A sticky craft
Teens had a chance to make wallets, purses and even flip flops Friday at the De Soto Public Library -- and they could make it all out of Duct Tape.
The library featured Duct Tape Manufacturing from 10:30 to 11:30 a.m. and offered how-to books and guidance for several different projects that all listed the main ingredient as the do-it-all tape.
Recently, teens across the nation have caught on to the trend of making items out of Duct Tape. The event has grown so popular that each year Henkel Consumer Adhesives Duck Brand Duct Tape "Stuck at Prom" Contest offers a $3,000 scholarship to teens who create the best prom attire made completely out of Duct Tape.
Despite the popularity of the Duct Tape craft, only two children showed up during the first half hour, and they were in the library by chance.
"I was just coming to the library and saw it," said Jay Wilson, 14 and an eighth-grader at Lexington Trails Middle School, as he finished up his Duct Tape wallet. "I was bored. It did look cool. People have these wallets at school."
He chose to keep his wallet simple and opted for a design without slots for cards. And despite the many different colors of Duct Tape the library made available, he chose the basic silver hue that is common in many households.
Jay was at the library with his friend David Grisafe, 11, of Baldwin who was spending the night.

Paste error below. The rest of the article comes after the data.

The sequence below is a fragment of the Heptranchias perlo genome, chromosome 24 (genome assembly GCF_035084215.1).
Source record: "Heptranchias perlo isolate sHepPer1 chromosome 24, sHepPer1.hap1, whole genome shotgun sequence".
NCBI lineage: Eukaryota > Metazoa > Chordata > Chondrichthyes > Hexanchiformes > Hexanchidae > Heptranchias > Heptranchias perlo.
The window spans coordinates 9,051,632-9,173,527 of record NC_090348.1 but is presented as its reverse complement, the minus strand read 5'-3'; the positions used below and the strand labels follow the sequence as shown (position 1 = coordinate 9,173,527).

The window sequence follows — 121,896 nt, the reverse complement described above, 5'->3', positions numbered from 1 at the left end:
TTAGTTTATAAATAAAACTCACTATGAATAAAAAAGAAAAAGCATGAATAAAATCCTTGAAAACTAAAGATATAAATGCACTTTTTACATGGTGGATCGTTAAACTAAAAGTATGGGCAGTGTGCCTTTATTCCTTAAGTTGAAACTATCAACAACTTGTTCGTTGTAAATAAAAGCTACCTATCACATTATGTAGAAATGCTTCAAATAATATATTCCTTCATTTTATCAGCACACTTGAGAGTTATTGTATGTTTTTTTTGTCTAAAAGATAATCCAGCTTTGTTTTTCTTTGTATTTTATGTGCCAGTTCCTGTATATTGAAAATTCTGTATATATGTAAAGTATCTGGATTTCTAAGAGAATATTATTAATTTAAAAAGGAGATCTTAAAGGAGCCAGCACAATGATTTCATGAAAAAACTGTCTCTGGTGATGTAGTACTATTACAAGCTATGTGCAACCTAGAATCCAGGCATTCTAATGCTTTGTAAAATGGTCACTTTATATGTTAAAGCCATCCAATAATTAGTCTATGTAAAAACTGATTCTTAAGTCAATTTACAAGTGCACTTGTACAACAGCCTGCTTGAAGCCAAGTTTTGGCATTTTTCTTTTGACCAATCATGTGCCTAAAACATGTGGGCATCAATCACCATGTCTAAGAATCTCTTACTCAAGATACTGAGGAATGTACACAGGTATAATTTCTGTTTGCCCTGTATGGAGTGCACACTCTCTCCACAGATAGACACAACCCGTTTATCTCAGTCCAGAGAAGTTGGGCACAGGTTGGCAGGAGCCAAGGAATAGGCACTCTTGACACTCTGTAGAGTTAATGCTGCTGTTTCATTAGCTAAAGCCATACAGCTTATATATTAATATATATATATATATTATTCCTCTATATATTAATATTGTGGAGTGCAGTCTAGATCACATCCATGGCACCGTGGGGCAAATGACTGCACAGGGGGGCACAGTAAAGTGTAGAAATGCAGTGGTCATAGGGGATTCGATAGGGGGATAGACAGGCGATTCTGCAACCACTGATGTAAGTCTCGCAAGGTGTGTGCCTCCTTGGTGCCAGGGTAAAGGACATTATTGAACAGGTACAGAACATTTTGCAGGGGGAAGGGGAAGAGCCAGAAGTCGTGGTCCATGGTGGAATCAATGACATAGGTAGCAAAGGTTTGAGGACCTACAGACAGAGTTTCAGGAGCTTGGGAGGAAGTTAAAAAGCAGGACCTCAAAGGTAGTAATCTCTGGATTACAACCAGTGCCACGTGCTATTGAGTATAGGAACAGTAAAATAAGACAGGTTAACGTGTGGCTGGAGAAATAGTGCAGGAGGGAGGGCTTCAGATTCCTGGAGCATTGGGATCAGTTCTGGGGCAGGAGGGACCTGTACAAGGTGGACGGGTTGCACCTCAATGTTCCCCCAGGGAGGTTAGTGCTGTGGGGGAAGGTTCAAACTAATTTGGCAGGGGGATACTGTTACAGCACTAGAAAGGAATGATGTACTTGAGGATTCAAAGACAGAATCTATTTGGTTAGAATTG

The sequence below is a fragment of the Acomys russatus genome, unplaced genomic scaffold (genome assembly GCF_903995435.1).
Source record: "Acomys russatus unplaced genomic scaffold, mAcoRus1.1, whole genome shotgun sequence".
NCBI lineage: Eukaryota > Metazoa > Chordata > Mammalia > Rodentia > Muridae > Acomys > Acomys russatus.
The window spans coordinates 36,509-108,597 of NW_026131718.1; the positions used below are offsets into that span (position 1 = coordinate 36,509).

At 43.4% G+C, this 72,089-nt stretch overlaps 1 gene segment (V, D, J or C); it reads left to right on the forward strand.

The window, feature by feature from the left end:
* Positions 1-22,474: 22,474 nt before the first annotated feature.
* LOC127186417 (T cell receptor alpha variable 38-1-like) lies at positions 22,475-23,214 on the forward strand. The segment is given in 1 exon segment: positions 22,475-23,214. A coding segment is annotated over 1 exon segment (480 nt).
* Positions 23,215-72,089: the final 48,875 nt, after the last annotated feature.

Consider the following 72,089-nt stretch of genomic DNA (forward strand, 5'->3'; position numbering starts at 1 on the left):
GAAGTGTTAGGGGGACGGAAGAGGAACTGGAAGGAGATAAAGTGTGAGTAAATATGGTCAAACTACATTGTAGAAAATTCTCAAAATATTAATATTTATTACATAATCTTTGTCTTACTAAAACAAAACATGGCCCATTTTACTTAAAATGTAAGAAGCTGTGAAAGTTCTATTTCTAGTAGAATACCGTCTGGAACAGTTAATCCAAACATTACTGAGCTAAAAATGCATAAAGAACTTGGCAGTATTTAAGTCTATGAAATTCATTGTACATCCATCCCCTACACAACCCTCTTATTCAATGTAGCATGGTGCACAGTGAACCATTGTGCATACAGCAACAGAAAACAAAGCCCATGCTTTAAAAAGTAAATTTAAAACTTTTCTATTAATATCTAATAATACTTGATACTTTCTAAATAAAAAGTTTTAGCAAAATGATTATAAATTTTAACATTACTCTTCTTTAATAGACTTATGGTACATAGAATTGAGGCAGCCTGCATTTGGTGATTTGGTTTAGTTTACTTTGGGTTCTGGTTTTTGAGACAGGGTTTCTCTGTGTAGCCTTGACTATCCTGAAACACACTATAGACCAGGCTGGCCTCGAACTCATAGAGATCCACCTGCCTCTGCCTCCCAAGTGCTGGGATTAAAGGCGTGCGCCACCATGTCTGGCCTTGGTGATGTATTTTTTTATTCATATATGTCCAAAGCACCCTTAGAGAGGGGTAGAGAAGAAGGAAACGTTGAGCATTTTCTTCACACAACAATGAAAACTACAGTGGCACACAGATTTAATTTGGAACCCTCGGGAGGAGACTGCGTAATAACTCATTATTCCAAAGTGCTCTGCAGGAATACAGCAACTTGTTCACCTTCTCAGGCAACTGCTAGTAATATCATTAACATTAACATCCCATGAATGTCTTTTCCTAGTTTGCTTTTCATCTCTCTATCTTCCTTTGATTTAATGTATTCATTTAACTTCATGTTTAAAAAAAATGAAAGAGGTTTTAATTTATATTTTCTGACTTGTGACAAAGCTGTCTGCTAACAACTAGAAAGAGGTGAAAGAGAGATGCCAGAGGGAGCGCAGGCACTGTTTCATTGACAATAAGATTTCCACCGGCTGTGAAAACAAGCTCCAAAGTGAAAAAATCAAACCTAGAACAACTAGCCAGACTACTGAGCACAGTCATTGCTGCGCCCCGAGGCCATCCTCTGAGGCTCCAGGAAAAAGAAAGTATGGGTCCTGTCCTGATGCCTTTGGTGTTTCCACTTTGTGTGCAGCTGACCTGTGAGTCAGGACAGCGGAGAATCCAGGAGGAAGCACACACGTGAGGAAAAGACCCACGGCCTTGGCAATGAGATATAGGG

When the boys first began with their wallets David wasn't optimistic about how his would turn out.
"My wallet's gonna stink," he said as he tried to carefully join strips of his red duct tape together.
However, by the time he was finished he felt more satisfied.
"At least I can put $5 in it," David said.
Debbie Luchenbill, teen services librarian for the Johnson County Library, led the event even though she had no experience making products out of Duct Tape herself.
"This is the first time I personally have done this," she said.
However, other libraries in the Johnson County Library system have put on Duct Tape craft events, working out of a kit that includes several different rolls of the tape in a spectrum of colors.
Luchenbill said she was disappointed that more teens didn't participate, but she said it often was hard to reach out to that age group and Friday's daylong drizzling rain didn't help.
"You usually get a lower turnout at teen programs," she said. "Teens are really busy. They have a lot of different demands on their time."